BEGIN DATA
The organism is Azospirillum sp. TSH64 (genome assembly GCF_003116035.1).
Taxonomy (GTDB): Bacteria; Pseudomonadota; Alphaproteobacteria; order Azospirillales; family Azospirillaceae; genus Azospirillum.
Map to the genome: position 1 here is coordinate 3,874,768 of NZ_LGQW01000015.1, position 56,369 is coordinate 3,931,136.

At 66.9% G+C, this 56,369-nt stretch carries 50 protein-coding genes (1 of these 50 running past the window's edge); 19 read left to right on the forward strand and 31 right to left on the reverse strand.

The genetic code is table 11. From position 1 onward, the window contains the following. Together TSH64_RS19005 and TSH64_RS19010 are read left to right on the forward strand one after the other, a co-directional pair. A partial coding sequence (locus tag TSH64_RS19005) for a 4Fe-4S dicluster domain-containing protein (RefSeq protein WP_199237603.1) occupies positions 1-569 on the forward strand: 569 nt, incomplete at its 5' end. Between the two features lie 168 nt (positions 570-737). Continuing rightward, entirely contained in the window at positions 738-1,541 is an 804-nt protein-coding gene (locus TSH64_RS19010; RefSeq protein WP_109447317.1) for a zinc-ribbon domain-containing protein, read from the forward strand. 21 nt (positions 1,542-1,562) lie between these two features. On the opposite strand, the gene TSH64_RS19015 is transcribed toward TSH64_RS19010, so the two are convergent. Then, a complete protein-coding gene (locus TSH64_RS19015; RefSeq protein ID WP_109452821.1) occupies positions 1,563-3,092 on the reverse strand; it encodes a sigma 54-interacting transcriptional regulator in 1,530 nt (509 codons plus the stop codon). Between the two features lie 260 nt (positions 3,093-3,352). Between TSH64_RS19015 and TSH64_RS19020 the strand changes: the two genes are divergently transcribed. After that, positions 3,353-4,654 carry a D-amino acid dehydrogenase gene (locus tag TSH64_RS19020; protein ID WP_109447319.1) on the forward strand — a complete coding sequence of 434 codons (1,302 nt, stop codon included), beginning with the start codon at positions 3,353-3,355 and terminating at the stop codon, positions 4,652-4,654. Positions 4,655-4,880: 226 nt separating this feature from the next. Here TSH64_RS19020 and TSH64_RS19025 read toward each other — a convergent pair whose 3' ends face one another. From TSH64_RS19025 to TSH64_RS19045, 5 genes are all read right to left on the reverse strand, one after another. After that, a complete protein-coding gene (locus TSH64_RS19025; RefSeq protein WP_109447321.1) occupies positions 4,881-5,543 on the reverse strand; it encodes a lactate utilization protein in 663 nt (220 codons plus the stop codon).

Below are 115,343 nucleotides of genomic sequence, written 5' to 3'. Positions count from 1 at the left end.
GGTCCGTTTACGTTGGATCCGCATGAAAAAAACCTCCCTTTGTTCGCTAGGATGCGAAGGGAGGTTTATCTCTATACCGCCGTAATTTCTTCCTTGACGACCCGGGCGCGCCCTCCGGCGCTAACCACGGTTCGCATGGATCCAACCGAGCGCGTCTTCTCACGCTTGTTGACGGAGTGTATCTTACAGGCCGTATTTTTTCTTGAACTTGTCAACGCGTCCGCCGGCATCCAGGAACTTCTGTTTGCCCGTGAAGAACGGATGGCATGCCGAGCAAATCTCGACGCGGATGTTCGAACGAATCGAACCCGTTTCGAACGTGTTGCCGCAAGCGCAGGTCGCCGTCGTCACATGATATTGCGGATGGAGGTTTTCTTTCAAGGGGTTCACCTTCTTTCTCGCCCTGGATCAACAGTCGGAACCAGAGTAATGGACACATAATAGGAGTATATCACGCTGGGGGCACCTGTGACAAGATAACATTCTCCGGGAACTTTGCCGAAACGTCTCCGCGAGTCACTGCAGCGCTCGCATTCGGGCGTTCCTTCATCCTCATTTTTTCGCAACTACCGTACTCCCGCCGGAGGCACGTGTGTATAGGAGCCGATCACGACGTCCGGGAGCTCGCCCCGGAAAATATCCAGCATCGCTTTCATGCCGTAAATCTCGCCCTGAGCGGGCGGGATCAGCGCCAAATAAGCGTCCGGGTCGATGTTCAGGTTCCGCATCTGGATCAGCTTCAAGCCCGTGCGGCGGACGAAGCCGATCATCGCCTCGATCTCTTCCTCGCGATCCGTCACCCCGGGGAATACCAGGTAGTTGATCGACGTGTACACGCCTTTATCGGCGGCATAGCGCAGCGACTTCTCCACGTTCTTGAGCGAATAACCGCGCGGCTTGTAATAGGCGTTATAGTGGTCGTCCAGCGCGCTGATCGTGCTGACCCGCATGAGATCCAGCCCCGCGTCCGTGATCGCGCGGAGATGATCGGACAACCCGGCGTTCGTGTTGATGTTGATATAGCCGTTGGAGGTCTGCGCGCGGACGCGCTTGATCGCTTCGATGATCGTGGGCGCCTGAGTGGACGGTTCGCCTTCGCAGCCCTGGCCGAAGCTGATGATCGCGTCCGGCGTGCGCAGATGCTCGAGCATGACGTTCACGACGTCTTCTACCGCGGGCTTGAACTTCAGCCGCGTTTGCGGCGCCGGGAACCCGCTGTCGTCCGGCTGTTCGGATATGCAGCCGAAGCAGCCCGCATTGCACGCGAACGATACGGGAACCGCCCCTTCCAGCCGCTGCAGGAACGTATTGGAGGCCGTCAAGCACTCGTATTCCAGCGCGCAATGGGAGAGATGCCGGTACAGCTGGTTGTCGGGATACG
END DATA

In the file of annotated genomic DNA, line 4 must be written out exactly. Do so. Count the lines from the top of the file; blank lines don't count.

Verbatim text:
At 66.9% G+C, this 56,369-nt stretch carries 50 protein-coding genes (1 of these 50 running past the window's edge); 19 read left to right on the forward strand and 31 right to left on the reverse strand.